Wednesday, October 12, 2011

Feed and Read, Read and Feed

Learning 2.0 lesson number six was an introduction to RSS and newsreaders.  I used my Google Reader account to subscribe to several RSS feeds.  The exercise called for the initiation of ten library related RSS subscriptions.  My first thought:  Who has time to read TEN different subscriptions every day, all day?? 

As directed, I subscribed to the Learning 2.0 blog feed, Unshelved, and Reader's Club new review feeds.  I promptly unsubscribed to the Learning 2.0 and Reader's Club feeds.  Learning 2.0's last post was years ago.  No need for this feed!  I noticed the same thing with the Reader's Club feeds that I had chosen.  The RC feeds were a little more recent (last year) but still not current enough to warrant more than an entry in my bookmarks.

My favorite?  Unshelved.  It is a series of library-related cartoons.  Great way to start the day.  Will I continue this subscription?  Don't see why.  I can use Unshelved as my homepage.  It will provide the same service to me.

I did subscribe to several regional alert feeds.  The alerts notify me of emergencies, traffic problems, and weather advisories for specific geographical regions.  Genesee County experienced an airborne irritant alert this morning.  For more information regarding the NY-Alert services go to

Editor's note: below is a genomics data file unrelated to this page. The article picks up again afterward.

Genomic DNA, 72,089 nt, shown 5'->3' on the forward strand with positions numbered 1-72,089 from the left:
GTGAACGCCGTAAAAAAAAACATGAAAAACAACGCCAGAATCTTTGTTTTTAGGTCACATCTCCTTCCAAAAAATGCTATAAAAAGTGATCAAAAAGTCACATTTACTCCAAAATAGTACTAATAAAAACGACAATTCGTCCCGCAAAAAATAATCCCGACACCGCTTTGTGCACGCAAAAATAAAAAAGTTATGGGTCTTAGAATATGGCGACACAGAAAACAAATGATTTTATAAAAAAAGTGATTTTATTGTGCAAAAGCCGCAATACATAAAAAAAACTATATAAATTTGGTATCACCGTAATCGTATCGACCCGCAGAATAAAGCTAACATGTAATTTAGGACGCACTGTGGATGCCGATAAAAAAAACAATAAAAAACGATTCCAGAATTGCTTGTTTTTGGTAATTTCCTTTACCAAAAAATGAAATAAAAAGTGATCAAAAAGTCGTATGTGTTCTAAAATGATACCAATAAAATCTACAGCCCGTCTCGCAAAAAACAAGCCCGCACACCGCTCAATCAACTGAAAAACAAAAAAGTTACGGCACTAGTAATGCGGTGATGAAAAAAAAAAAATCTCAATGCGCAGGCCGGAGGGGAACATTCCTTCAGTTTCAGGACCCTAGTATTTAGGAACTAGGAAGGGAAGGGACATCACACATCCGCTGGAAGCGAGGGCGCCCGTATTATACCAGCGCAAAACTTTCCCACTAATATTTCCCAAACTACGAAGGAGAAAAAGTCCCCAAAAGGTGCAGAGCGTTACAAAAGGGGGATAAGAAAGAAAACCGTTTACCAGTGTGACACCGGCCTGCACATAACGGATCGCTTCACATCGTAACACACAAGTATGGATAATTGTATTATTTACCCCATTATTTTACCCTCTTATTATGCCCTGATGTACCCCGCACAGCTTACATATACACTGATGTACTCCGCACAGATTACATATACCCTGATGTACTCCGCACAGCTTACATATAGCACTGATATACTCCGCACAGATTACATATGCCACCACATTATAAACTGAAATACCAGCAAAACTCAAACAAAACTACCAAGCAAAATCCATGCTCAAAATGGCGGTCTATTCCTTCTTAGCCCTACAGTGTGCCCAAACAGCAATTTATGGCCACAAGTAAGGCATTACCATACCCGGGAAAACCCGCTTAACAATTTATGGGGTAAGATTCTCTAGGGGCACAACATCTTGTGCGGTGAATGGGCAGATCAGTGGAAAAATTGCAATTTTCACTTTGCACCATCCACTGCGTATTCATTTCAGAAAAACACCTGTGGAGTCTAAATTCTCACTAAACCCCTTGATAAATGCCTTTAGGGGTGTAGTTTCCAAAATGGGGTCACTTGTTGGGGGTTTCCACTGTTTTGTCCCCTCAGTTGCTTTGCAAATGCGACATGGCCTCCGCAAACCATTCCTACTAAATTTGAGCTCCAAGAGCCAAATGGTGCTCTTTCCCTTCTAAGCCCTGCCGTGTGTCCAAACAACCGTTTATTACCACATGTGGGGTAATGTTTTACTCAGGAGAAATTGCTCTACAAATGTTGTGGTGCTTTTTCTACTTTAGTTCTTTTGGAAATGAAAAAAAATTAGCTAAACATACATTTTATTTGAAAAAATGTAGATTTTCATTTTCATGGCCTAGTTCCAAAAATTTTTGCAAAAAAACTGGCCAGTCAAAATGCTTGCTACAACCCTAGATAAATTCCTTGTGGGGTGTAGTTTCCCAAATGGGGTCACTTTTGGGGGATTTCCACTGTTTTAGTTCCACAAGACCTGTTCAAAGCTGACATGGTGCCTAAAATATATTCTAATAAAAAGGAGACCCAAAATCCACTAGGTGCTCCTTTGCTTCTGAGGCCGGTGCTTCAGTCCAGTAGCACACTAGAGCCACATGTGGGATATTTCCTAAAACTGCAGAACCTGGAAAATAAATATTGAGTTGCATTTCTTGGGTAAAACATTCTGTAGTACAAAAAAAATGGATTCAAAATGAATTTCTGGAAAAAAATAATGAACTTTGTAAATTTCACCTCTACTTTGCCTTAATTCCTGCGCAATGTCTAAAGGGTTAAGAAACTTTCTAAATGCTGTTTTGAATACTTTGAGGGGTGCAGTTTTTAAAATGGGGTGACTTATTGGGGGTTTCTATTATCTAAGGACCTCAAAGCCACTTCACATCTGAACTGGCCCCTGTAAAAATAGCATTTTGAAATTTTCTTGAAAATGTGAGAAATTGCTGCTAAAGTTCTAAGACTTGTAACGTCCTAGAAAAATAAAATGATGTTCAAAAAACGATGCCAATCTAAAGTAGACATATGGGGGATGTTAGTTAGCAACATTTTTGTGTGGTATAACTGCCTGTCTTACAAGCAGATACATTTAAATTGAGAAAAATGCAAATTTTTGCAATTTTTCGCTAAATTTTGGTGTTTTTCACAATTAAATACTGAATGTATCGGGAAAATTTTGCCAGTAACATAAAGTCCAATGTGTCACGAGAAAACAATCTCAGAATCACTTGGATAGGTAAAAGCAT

I will not be using RSS feeds habitually for a long time.  They are just another thing to check. 

RSS feeds can be a powerful library tool.  They can be used to increase community awareness of library events.  Advertising new technologies and training sessions, promoting teen events, and sharing upcoming after-hours parties for adults are a few additional items that can be shared using RSS feeds.  Announcements that require more than 140 characters can be quickly shared with subscribers by utilizing feeds.

It is now time to discover what is creating that noise in the Xterra's front end. 
I hope all is well out  there!

1 comment:

  1. Hmm, the emergency alert feeds are a good idea (although taking heed of them would require paying a daily visit to my Google Reader, which I can't seem to get into the habit of doing). It's interesting that so many of us in this class (myself included) seem to view RSS as "just another thing to check," when in theory it should be such a timesaver. As you said, though, it's a good idea for libraries to use RSS as a promotional tool, since some patrons will be used to getting their news in that format.